Author Archive

Reynard Seifart

Reynard Seifart

Deer don’t respect human-made boundaries, whether that is the line between the countryside and Ashland city limits, or looking both ways before crossing a highway. Likewise, deer are not terribly concerned with whether they fall under the jurisdiction of the City of Ashland, or a state agency. But that difference—and

Like filling the barrel of a musket with gunpowder, the SOU Student Film Festival (SOUSFF) packs a mixture of short films into one long program. All told, the festival is actually two barrels worth of programs totaling about an hour and a half of short, student-produced films; some hitting their

Produced by Jay Komarek, Life, Adjusted explores Jay’s work as a chiropractor who adjusts any and all animals, and believes that all creatures can benefit from his mystical ability to clear the nervous system and stimulate cellular healing, as do many other people in the film. But Jay specializes in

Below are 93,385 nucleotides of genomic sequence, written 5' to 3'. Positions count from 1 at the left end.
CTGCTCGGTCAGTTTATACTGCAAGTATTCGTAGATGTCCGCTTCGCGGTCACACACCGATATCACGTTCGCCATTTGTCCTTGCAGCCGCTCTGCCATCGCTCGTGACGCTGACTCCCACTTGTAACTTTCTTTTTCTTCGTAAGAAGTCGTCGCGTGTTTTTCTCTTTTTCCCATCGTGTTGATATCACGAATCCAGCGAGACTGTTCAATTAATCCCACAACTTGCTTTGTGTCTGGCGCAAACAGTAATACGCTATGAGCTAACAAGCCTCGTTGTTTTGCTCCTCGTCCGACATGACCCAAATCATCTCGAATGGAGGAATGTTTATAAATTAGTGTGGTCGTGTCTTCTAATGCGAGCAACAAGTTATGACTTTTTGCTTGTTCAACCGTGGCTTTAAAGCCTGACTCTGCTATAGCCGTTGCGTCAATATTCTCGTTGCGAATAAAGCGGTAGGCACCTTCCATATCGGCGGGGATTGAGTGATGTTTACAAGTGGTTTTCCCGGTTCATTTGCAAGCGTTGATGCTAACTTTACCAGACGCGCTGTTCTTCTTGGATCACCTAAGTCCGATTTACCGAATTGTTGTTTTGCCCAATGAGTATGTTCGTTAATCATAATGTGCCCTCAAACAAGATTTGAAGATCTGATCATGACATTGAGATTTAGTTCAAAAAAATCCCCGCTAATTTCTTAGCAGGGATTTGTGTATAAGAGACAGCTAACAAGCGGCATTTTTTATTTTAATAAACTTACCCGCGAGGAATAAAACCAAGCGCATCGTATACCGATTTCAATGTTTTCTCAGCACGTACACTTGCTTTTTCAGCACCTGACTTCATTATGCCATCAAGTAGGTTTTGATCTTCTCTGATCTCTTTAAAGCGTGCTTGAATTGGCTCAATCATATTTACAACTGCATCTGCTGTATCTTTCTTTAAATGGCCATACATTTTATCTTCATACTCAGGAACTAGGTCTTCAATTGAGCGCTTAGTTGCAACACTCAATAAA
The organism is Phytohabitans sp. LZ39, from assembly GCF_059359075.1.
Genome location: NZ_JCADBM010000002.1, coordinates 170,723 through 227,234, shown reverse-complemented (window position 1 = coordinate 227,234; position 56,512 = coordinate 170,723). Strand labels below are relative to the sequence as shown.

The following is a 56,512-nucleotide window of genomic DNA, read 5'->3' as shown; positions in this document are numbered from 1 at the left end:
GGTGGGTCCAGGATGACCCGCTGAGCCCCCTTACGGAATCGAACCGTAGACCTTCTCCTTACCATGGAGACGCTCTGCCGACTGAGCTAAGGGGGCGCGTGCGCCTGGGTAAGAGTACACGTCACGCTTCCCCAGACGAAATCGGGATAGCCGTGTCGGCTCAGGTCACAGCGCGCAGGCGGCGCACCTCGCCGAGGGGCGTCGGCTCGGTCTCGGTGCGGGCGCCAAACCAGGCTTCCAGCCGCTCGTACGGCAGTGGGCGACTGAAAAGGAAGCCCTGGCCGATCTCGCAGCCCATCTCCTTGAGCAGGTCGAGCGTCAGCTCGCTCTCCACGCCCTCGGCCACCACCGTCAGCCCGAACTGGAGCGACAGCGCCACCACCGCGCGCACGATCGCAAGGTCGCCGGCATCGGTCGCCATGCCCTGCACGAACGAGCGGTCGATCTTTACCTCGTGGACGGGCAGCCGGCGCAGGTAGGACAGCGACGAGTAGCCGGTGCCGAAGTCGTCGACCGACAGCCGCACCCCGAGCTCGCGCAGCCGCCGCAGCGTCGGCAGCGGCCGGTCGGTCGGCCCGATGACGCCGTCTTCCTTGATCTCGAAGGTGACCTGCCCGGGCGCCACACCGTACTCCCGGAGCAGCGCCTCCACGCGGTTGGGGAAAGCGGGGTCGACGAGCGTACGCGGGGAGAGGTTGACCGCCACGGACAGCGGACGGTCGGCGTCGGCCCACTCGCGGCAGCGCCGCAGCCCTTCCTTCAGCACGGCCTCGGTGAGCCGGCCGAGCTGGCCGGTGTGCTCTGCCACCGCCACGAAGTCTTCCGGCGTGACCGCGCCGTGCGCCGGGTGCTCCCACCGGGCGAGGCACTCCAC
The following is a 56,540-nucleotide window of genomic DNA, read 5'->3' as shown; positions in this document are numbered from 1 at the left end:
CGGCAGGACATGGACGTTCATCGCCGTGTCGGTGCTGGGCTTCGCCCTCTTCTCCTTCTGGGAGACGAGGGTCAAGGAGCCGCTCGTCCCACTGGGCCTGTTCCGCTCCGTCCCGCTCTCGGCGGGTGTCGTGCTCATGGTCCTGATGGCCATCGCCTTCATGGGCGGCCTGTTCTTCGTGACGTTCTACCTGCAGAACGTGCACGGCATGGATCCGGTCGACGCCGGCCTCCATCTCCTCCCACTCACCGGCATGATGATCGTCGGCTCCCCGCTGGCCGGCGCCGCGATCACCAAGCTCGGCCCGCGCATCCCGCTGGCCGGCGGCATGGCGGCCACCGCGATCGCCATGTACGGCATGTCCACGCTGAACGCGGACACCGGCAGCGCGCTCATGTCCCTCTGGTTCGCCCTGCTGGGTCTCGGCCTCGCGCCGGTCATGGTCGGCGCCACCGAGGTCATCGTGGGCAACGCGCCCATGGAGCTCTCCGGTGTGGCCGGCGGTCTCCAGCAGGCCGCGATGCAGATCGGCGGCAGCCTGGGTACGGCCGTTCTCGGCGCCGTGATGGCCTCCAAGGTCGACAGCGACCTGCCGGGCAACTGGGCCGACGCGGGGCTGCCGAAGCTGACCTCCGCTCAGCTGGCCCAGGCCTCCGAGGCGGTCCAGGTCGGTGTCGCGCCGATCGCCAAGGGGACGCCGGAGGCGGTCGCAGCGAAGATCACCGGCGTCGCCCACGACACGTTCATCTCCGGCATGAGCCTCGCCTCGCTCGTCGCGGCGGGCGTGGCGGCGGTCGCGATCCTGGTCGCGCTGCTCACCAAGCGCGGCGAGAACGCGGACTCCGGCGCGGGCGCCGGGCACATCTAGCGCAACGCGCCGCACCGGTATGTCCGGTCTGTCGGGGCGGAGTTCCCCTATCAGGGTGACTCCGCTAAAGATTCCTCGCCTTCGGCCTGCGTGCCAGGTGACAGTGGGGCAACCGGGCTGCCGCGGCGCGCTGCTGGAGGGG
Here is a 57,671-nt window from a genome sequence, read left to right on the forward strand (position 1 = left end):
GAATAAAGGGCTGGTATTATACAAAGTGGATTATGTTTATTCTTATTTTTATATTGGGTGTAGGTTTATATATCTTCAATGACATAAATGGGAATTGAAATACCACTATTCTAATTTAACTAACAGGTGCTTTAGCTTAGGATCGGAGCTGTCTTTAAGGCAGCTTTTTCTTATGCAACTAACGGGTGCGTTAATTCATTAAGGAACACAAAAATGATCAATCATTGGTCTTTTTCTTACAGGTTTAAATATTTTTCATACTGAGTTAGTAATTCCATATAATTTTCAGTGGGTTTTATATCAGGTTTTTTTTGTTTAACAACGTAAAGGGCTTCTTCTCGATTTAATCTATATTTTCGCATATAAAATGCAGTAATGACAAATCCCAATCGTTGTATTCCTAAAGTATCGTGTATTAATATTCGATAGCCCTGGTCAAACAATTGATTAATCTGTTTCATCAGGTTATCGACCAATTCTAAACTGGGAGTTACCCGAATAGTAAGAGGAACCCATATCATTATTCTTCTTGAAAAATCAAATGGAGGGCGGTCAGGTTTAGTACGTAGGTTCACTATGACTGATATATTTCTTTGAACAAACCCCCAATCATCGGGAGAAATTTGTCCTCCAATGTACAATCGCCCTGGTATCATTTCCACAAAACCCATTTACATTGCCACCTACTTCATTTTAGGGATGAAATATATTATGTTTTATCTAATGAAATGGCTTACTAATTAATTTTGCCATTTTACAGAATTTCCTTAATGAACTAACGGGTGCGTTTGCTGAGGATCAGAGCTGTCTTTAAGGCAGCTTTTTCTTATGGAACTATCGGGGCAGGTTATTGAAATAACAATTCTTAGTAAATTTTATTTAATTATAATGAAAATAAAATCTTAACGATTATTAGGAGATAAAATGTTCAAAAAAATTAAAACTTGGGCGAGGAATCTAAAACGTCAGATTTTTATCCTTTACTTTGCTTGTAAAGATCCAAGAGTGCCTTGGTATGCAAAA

The star of the new film 13 Cameras, Neville Archambault, got his start with the Oregon Shakespeare Festival back in the 1970s, when he was still a high school student at Ashland High. The film recently played theaters in LA and New York, as well as major cities dotting

Oh! Spring! You make me want to sing. Yes, it is that time of year: Birds sing and dance and build nests, as the leaves unfurl around them. The air warms, sweet with flowers calling for the bees. Salmon stretch their sea legs over crisp streams. Rain falls, giving way

Perhaps it’s not surprising that a film named after a David Bowie album manages to flaunt its own refusal to participate in the false dialectics of gay and straight. But Hunky Dory doesn’t dally in conversations about sexuality. Rather, this film takes a stand in the rare dignity afforded its

The Germans have a certain word for the feeling of being alone in the woods: waldeinsamkeit. While Honey Buddies prominently features exactly one German character as well as the German language, the word goes without mention. Probably because the characters, much like us, are never truly alone—even when in the